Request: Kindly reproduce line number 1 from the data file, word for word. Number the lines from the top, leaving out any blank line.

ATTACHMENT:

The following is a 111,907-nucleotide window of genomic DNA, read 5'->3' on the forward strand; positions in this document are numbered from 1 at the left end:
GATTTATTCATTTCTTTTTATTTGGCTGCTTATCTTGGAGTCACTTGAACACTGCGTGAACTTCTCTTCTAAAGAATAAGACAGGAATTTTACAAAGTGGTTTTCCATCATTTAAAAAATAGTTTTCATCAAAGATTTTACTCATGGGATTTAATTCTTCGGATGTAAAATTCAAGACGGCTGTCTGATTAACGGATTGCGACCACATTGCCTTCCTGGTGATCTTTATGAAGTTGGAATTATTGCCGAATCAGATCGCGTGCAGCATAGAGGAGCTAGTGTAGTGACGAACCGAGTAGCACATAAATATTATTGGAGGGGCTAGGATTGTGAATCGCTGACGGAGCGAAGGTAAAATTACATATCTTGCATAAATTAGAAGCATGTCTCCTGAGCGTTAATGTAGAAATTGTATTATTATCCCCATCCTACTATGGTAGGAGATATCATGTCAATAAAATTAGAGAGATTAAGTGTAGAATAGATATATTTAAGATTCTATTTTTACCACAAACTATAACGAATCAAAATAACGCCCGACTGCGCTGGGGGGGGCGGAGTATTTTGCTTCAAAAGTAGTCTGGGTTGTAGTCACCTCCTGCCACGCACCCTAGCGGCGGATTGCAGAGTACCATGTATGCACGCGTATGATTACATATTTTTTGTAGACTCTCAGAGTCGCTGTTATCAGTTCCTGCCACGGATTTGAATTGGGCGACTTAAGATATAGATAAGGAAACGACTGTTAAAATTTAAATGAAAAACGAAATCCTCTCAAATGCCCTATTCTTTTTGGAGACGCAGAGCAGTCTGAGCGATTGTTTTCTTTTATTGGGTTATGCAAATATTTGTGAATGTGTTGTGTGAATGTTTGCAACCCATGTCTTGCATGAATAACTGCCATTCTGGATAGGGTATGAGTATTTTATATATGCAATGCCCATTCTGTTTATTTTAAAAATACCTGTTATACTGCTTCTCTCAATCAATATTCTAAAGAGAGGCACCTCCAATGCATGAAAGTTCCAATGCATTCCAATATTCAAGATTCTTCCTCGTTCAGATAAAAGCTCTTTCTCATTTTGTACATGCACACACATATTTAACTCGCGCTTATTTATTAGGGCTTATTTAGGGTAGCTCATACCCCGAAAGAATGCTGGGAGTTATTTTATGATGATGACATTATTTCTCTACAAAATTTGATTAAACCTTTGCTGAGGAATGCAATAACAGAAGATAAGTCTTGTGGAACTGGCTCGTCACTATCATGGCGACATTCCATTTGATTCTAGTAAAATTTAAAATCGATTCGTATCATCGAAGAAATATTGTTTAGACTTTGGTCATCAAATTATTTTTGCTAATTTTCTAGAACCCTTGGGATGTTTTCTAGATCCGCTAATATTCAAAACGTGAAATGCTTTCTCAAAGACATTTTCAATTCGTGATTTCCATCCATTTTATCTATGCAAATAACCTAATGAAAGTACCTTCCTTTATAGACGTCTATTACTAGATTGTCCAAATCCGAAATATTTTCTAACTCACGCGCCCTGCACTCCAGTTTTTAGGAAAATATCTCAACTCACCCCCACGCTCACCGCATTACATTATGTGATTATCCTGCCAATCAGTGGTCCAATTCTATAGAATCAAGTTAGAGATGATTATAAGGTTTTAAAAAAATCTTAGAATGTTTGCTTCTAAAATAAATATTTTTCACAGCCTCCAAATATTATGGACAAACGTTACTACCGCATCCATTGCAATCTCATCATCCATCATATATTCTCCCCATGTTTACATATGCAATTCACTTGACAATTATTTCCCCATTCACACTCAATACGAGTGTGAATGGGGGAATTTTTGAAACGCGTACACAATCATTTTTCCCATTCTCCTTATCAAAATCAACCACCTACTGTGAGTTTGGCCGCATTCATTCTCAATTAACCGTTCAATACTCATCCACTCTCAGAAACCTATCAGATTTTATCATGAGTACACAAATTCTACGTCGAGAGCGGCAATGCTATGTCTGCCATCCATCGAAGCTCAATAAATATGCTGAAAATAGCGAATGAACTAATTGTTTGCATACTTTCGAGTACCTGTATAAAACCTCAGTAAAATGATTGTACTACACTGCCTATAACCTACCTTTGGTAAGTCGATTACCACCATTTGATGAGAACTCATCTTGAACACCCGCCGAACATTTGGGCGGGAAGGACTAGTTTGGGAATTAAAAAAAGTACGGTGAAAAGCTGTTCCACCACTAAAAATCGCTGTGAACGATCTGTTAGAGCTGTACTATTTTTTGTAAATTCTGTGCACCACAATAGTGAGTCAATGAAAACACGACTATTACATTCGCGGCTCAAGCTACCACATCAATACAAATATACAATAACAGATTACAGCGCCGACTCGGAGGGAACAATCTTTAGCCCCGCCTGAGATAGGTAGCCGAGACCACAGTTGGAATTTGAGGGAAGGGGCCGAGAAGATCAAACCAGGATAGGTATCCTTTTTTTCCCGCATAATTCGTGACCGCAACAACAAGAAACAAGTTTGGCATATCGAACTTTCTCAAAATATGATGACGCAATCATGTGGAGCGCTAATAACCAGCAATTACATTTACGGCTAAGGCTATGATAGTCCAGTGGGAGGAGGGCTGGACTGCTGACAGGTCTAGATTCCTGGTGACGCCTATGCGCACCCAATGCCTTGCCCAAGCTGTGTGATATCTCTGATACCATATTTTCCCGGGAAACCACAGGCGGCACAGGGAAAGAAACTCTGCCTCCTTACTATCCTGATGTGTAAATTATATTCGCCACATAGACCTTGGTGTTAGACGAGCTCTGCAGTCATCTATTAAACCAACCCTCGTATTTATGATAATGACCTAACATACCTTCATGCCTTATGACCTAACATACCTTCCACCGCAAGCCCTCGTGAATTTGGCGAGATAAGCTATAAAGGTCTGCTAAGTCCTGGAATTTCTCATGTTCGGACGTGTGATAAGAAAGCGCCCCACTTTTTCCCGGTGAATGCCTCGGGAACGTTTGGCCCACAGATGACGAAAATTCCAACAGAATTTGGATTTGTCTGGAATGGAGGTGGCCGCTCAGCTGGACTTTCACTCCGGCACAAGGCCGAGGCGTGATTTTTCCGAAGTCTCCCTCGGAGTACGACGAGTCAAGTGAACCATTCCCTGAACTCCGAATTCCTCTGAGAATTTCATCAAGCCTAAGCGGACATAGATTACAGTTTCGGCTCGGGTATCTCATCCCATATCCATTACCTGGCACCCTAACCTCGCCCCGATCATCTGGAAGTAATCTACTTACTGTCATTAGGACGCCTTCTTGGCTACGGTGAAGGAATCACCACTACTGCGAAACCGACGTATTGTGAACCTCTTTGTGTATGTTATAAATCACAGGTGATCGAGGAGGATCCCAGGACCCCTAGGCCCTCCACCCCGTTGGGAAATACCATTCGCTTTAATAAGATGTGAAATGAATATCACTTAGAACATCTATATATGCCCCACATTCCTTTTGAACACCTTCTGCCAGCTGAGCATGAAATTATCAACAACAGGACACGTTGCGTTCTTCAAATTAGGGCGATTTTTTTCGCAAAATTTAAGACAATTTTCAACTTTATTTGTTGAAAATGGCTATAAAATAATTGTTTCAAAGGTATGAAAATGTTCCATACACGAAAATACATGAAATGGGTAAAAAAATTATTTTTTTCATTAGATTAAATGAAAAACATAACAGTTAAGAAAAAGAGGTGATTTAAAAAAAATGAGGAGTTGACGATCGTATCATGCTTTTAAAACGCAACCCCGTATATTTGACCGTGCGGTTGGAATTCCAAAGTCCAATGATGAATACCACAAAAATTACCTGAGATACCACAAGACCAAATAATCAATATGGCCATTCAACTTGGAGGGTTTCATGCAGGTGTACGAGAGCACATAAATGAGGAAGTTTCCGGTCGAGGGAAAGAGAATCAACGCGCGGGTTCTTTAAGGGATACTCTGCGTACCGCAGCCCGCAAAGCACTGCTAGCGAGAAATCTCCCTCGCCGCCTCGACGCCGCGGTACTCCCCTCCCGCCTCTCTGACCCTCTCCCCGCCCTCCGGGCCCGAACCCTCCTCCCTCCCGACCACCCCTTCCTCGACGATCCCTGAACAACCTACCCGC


The following is a 111,907-nucleotide window of genomic DNA, read 5'->3' on the forward strand; positions in this document are numbered from 1 at the left end: